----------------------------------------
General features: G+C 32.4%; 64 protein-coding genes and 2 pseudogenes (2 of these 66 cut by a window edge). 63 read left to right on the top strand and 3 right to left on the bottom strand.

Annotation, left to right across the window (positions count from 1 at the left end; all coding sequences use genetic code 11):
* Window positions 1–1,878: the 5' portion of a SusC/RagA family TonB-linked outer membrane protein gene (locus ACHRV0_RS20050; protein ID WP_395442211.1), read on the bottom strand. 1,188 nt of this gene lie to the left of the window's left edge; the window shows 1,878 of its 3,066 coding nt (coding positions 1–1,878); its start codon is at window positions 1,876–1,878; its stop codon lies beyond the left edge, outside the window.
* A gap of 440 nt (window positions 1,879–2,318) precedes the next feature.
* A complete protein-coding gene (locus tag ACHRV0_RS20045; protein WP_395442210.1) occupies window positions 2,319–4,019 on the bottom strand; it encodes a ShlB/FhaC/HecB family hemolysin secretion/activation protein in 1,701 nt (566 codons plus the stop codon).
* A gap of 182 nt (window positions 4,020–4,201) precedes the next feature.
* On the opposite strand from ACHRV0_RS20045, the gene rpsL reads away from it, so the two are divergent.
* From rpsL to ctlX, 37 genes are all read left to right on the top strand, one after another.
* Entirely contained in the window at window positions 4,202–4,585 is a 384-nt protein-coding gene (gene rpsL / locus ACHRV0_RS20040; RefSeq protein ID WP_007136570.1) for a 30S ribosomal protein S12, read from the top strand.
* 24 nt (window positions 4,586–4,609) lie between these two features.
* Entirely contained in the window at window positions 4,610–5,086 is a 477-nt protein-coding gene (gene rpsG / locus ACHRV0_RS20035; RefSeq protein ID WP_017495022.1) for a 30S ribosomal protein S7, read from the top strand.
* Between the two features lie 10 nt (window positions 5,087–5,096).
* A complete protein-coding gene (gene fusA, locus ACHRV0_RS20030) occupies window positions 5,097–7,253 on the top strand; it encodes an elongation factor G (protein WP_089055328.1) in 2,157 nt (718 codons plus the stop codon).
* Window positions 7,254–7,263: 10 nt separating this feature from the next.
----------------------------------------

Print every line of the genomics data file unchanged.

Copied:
General features: G+C 32.4%; 64 protein-coding genes and 2 pseudogenes (2 of these 66 cut by a window edge). 63 read left to right on the top strand and 3 right to left on the bottom strand.

Annotation, left to right across the window (positions count from 1 at the left end; all coding sequences use genetic code 11):
* Window positions 1–1,878: the 5' portion of a SusC/RagA family TonB-linked outer membrane protein gene (locus ACHRV0_RS20050; protein ID WP_395442211.1), read on the bottom strand. 1,188 nt of this gene lie to the left of the window's left edge; the window shows 1,878 of its 3,066 coding nt (coding positions 1–1,878); its start codon is at window positions 1,876–1,878; its stop codon lies beyond the left edge, outside the window.
* A gap of 440 nt (window positions 1,879–2,318) precedes the next feature.
* A complete protein-coding gene (locus tag ACHRV0_RS20045; protein WP_395442210.1) occupies window positions 2,319–4,019 on the bottom strand; it encodes a ShlB/FhaC/HecB family hemolysin secretion/activation protein in 1,701 nt (566 codons plus the stop codon).
* A gap of 182 nt (window positions 4,020–4,201) precedes the next feature.
* On the opposite strand from ACHRV0_RS20045, the gene rpsL reads away from it, so the two are divergent.
* From rpsL to ctlX, 37 genes are all read left to right on the top strand, one after another.
* Entirely contained in the window at window positions 4,202–4,585 is a 384-nt protein-coding gene (gene rpsL / locus ACHRV0_RS20040; RefSeq protein ID WP_007136570.1) for a 30S ribosomal protein S12, read from the top strand.
* 24 nt (window positions 4,586–4,609) lie between these two features.
* Entirely contained in the window at window positions 4,610–5,086 is a 477-nt protein-coding gene (gene rpsG / locus ACHRV0_RS20035; RefSeq protein ID WP_017495022.1) for a 30S ribosomal protein S7, read from the top strand.
* Between the two features lie 10 nt (window positions 5,087–5,096).
* A complete protein-coding gene (gene fusA, locus ACHRV0_RS20030) occupies window positions 5,097–7,253 on the top strand; it encodes an elongation factor G (protein WP_089055328.1) in 2,157 nt (718 codons plus the stop codon).
* Window positions 7,254–7,263: 10 nt separating this feature from the next.